The jury heard from 33 government witnesses over the course of the trial’s first week of testimony. Half of those witnesses were Vietnamese immigrants who work in the coastal seafood industry and who testified in their native language through a court interpreter. Most were questioned by prosecutors about their names, addresses, and other personal identification to establish they did not seek out the services of Watts or his law firm. Jurors seemed disinterested in the monotonous exchanges extended by in-court translation. Some appeared to fall asleep.
On Wednesday, prosecutors led by Assistant U.S. Attorney Jerry Rushing, presented 12 of the nearly 3.5 million documents obtained during the raid of Watts’ San Antonio offices to make its case during 90 minutes of testimony by trial lawyer John Cracken.
Prosecutors allege Watts and his co-defendants fabricated the names of more than 40,000 clients in order to gain a potentially profitable spot on the Plaintiffs’ Steering Committee, an entity made up of 15 lawyers who will lead the BP multi-district litigation when the civil trail finally proceeds.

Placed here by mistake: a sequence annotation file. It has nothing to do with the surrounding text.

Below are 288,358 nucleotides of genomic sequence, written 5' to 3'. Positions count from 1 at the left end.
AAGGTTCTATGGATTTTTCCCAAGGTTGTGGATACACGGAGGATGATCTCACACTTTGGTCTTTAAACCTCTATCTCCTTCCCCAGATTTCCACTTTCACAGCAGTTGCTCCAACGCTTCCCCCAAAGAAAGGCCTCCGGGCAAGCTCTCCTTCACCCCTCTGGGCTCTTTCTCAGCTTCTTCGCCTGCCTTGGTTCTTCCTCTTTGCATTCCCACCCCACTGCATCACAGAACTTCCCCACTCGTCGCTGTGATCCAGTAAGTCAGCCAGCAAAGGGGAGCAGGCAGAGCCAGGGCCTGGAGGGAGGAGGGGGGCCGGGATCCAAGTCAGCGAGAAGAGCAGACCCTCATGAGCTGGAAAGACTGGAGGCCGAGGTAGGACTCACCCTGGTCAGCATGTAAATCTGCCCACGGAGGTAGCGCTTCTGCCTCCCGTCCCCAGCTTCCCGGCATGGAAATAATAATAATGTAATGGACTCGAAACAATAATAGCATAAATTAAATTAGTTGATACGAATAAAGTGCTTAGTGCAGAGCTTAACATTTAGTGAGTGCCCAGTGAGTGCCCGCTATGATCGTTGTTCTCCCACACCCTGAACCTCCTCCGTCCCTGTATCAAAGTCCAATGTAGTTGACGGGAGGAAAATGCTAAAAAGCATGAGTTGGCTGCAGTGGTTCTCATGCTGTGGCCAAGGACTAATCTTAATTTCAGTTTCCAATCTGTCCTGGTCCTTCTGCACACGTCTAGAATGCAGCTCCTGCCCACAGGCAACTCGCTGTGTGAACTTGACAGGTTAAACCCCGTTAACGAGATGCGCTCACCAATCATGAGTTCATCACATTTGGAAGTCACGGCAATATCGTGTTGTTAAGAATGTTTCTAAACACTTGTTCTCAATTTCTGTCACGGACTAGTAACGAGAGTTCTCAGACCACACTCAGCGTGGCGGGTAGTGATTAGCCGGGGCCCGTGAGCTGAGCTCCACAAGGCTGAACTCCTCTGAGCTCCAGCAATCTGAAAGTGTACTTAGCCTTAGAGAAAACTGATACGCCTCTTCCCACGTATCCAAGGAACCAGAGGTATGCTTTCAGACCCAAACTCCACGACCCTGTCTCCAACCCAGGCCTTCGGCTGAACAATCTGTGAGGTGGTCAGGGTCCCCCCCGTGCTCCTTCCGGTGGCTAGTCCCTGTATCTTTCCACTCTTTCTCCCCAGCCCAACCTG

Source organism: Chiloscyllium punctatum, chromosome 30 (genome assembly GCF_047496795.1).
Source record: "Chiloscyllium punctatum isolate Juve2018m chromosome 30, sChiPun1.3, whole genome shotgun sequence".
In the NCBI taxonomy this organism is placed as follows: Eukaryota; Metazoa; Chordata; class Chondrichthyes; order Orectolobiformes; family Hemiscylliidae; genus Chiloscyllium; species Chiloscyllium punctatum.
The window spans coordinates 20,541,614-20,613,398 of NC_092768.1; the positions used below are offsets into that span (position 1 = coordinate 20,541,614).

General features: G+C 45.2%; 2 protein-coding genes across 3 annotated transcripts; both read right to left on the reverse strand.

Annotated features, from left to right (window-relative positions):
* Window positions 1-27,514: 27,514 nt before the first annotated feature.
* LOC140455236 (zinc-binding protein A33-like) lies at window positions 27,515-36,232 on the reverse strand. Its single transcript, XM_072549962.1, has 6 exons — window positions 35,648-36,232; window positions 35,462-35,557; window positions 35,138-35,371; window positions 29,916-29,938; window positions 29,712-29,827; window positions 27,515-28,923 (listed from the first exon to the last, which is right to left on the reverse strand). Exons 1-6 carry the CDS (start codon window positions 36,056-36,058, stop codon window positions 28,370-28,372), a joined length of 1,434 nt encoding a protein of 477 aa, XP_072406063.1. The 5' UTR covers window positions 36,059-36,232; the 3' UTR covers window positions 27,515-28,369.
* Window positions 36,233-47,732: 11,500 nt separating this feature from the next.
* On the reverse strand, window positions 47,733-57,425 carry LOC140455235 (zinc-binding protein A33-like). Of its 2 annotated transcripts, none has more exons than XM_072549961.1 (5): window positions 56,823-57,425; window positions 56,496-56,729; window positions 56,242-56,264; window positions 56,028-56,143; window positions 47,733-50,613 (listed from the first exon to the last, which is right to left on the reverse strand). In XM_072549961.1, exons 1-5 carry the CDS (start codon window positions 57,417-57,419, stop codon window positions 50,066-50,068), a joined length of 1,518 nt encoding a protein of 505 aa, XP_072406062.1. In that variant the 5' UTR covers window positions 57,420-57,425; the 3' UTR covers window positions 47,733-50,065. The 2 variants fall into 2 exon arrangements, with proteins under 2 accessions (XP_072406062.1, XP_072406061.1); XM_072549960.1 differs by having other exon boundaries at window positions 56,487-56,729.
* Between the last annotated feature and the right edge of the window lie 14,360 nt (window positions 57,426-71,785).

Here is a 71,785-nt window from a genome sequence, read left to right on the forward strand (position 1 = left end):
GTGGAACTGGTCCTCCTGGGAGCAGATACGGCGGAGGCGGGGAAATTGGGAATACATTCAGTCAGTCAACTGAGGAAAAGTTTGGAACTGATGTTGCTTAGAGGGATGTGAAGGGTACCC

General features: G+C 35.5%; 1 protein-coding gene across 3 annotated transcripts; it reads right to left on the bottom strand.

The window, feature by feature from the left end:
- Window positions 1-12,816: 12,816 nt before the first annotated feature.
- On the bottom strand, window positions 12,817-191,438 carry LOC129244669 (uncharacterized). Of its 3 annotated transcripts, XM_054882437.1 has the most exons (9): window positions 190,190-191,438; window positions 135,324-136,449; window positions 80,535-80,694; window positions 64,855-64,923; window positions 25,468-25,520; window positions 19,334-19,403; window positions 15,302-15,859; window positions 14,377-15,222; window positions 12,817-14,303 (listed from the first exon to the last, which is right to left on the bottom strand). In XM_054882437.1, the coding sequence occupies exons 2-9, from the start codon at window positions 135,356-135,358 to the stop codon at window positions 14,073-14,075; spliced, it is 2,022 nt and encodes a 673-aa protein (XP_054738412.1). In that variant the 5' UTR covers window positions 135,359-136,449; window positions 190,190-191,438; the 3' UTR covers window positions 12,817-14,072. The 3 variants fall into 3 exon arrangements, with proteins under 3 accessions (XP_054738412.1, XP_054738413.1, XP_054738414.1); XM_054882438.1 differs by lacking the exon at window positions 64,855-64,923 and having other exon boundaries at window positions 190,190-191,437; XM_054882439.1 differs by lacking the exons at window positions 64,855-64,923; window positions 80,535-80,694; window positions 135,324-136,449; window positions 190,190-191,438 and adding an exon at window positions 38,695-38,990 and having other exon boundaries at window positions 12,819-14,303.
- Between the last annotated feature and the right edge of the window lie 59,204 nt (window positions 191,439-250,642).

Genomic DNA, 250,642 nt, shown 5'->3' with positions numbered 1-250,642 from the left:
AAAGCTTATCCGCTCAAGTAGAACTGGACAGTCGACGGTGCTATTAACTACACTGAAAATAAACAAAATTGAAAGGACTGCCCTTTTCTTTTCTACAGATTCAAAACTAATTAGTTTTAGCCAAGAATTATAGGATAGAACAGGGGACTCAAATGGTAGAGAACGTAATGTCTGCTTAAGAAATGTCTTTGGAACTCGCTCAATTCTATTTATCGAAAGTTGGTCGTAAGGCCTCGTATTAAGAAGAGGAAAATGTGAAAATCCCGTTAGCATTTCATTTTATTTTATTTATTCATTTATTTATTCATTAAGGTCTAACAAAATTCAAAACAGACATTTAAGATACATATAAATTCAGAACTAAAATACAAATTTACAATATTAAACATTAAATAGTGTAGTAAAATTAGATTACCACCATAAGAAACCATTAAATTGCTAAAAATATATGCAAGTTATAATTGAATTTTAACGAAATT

Cracken, a highly regarded lawyer who litigated some of the largest mass torts in American history, including TransUnion, has worked with Watts on several mass torts including the litigation against BP.
Cracken is currently working together with Watts on litigation against Syngenta, a multi-district mass tort representing more than 50,000 U.S. corn farmers affected by the contamination of U.S. corn crops in 2011-2012.
In his testimony, Cracken said the government’s lead witness, Kenneth Feinberg, expressed concerns about Cracken and Watts getting involved in the Gulf Coast Claims Facility (GCCF) with a client base of more than 40,000 clients. At the time, Feinberg was spearheading the GCCF, the official entity created to distribute emergency relief money to BP victims.
“He had a number of concerns,” Cracken said of Feinberg. “Number one, I think that his whole view was really colored by the fact that he didn’t think there were 40,000 Vietnamese commercial fishermen in the Gulf, and therefore he was very concerned about the integrity of the claims.”